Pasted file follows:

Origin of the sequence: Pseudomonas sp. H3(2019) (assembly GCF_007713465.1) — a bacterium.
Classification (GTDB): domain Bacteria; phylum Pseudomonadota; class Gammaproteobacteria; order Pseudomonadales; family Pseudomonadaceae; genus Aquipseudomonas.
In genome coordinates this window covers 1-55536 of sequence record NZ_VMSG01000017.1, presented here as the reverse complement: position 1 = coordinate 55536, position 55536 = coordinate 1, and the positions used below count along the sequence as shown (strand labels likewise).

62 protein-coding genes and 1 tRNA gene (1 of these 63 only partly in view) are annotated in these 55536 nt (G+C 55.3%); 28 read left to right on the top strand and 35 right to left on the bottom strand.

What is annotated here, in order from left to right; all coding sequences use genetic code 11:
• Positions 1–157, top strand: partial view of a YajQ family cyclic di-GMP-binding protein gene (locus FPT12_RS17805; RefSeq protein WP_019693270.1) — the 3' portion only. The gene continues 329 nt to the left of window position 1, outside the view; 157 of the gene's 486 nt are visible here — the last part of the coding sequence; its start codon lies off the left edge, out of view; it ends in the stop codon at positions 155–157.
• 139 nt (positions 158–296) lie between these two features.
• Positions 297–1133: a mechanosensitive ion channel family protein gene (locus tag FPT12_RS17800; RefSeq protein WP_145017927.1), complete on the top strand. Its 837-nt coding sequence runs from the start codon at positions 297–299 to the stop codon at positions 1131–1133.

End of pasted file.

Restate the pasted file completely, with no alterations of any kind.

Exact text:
Origin of the sequence: Pseudomonas sp. H3(2019) (assembly GCF_007713465.1) — a bacterium.
Classification (GTDB): domain Bacteria; phylum Pseudomonadota; class Gammaproteobacteria; order Pseudomonadales; family Pseudomonadaceae; genus Aquipseudomonas.
In genome coordinates this window covers 1-55536 of sequence record NZ_VMSG01000017.1, presented here as the reverse complement: position 1 = coordinate 55536, position 55536 = coordinate 1, and the positions used below count along the sequence as shown (strand labels likewise).

62 protein-coding genes and 1 tRNA gene (1 of these 63 only partly in view) are annotated in these 55536 nt (G+C 55.3%); 28 read left to right on the top strand and 35 right to left on the bottom strand.

What is annotated here, in order from left to right; all coding sequences use genetic code 11:
• Positions 1–157, top strand: partial view of a YajQ family cyclic di-GMP-binding protein gene (locus FPT12_RS17805; RefSeq protein WP_019693270.1) — the 3' portion only. The gene continues 329 nt to the left of window position 1, outside the view; 157 of the gene's 486 nt are visible here — the last part of the coding sequence; its start codon lies off the left edge, out of view; it ends in the stop codon at positions 155–157.
• 139 nt (positions 158–296) lie between these two features.
• Positions 297–1133: a mechanosensitive ion channel family protein gene (locus tag FPT12_RS17800; RefSeq protein WP_145017927.1), complete on the top strand. Its 837-nt coding sequence runs from the start codon at positions 297–299 to the stop codon at positions 1131–1133.